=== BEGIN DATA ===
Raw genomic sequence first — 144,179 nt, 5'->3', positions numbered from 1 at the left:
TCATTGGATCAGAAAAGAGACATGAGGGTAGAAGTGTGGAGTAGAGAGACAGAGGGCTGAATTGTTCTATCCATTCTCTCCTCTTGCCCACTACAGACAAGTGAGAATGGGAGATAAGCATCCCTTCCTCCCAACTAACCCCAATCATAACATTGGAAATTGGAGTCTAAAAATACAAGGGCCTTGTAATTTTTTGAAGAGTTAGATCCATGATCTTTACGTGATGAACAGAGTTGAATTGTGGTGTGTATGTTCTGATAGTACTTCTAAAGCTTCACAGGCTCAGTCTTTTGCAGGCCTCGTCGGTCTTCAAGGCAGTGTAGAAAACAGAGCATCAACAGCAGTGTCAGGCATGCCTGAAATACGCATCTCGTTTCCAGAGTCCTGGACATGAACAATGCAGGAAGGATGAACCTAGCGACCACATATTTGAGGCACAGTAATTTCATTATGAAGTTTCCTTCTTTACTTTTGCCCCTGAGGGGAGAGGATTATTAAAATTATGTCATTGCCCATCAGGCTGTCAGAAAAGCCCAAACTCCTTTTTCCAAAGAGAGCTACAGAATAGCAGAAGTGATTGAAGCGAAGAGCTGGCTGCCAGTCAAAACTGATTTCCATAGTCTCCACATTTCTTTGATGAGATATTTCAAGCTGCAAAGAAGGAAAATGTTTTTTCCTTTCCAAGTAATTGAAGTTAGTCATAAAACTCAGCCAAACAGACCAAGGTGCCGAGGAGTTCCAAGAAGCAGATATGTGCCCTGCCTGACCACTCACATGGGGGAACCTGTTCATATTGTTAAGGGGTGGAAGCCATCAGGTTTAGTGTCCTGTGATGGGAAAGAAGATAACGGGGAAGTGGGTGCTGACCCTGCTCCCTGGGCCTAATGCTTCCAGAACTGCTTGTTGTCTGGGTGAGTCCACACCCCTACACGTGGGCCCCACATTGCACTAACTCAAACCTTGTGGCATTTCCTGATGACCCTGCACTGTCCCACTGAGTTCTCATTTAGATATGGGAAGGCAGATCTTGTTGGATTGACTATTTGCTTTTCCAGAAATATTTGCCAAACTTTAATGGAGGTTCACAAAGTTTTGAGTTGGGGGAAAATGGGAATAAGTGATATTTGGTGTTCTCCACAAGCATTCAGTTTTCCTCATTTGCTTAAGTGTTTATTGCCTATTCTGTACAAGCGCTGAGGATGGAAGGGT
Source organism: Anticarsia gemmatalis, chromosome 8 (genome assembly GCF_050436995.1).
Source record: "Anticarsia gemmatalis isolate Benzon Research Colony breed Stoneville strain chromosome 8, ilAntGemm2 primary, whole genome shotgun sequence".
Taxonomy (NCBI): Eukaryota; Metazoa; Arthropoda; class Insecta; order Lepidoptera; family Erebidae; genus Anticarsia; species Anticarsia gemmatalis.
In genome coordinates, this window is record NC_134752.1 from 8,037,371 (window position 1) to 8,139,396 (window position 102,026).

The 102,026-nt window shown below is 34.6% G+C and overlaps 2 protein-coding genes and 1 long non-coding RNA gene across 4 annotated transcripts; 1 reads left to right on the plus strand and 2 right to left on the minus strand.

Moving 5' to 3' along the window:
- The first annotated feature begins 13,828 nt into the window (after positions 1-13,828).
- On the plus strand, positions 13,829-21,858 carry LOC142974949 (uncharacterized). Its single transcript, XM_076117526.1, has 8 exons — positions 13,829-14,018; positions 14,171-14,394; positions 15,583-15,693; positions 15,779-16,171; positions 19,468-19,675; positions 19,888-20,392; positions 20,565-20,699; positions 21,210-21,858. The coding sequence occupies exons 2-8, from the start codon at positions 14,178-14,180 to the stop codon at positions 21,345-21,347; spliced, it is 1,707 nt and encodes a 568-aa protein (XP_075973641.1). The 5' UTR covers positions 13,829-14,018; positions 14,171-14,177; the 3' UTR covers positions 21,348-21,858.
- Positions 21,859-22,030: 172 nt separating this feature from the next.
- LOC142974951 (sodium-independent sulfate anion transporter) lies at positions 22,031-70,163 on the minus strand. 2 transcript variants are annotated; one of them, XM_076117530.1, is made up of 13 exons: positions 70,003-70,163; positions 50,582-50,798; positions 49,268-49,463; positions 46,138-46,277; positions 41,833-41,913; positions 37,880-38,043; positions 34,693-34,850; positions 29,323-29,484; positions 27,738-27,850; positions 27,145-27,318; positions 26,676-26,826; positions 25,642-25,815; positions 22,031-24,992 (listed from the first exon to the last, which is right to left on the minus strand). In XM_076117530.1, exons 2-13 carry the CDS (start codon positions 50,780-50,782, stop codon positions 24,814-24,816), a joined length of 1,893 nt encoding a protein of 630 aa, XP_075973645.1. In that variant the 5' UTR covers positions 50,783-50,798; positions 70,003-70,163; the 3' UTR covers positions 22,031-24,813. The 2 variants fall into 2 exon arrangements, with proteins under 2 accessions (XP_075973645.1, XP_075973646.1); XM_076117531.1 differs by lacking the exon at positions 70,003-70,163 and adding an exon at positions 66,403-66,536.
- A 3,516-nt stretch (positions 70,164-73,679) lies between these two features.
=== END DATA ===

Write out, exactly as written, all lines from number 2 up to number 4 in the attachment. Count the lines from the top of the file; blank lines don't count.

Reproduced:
TCATTGGATCAGAAAAGAGACATGAGGGTAGAAGTGTGGAGTAGAGAGACAGAGGGCTGAATTGTTCTATCCATTCTCTCCTCTTGCCCACTACAGACAAGTGAGAATGGGAGATAAGCATCCCTTCCTCCCAACTAACCCCAATCATAACATTGGAAATTGGAGTCTAAAAATACAAGGGCCTTGTAATTTTTTGAAGAGTTAGATCCATGATCTTTACGTGATGAACAGAGTTGAATTGTGGTGTGTATGTTCTGATAGTACTTCTAAAGCTTCACAGGCTCAGTCTTTTGCAGGCCTCGTCGGTCTTCAAGGCAGTGTAGAAAACAGAGCATCAACAGCAGTGTCAGGCATGCCTGAAATACGCATCTCGTTTCCAGAGTCCTGGACATGAACAATGCAGGAAGGATGAACCTAGCGACCACATATTTGAGGCACAGTAATTTCATTATGAAGTTTCCTTCTTTACTTTTGCCCCTGAGGGGAGAGGATTATTAAAATTATGTCATTGCCCATCAGGCTGTCAGAAAAGCCCAAACTCCTTTTTCCAAAGAGAGCTACAGAATAGCAGAAGTGATTGAAGCGAAGAGCTGGCTGCCAGTCAAAACTGATTTCCATAGTCTCCACATTTCTTTGATGAGATATTTCAAGCTGCAAAGAAGGAAAATGTTTTTTCCTTTCCAAGTAATTGAAGTTAGTCATAAAACTCAGCCAAACAGACCAAGGTGCCGAGGAGTTCCAAGAAGCAGATATGTGCCCTGCCTGACCACTCACATGGGGGAACCTGTTCATATTGTTAAGGGGTGGAAGCCATCAGGTTTAGTGTCCTGTGATGGGAAAGAAGATAACGGGGAAGTGGGTGCTGACCCTGCTCCCTGGGCCTAATGCTTCCAGAACTGCTTGTTGTCTGGGTGAGTCCACACCCCTACACGTGGGCCCCACATTGCACTAACTCAAACCTTGTGGCATTTCCTGATGACCCTGCACTGTCCCACTGAGTTCTCATTTAGATATGGGAAGGCAGATCTTGTTGGATTGACTATTTGCTTTTCCAGAAATATTTGCCAAACTTTAATGGAGGTTCACAAAGTTTTGAGTTGGGGGAAAATGGGAATAAGTGATATTTGGTGTTCTCCACAAGCATTCAGTTTTCCTCATTTGCTTAAGTGTTTATTGCCTATTCTGTACAAGCGCTGAGGATGGAAGGGT
Source organism: Anticarsia gemmatalis, chromosome 8 (genome assembly GCF_050436995.1).
Source record: "Anticarsia gemmatalis isolate Benzon Research Colony breed Stoneville strain chromosome 8, ilAntGemm2 primary, whole genome shotgun sequence".